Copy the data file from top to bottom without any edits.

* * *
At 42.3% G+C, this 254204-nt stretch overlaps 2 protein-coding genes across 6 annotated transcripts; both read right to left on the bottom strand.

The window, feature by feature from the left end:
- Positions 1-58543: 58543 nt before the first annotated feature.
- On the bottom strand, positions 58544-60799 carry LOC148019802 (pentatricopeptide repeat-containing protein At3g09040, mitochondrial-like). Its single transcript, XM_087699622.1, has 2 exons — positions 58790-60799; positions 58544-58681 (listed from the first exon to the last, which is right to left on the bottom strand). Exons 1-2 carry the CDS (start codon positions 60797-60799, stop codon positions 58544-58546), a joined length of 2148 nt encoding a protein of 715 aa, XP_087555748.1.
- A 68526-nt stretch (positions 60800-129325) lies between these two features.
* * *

At 42.3% G+C, this 254204-nt stretch overlaps 2 protein-coding genes across 6 annotated transcripts; both read right to left on the bottom strand.

The window, feature by feature from the left end:
- Positions 1-58543: 58543 nt before the first annotated feature.
- On the bottom strand, positions 58544-60799 carry LOC148019802 (pentatricopeptide repeat-containing protein At3g09040, mitochondrial-like). Its single transcript, XM_087699622.1, has 2 exons — positions 58790-60799; positions 58544-58681 (listed from the first exon to the last, which is right to left on the bottom strand). Exons 1-2 carry the CDS (start codon positions 60797-60799, stop codon positions 58544-58546), a joined length of 2148 nt encoding a protein of 715 aa, XP_087555748.1.
- A 68526-nt stretch (positions 60800-129325) lies between these two features.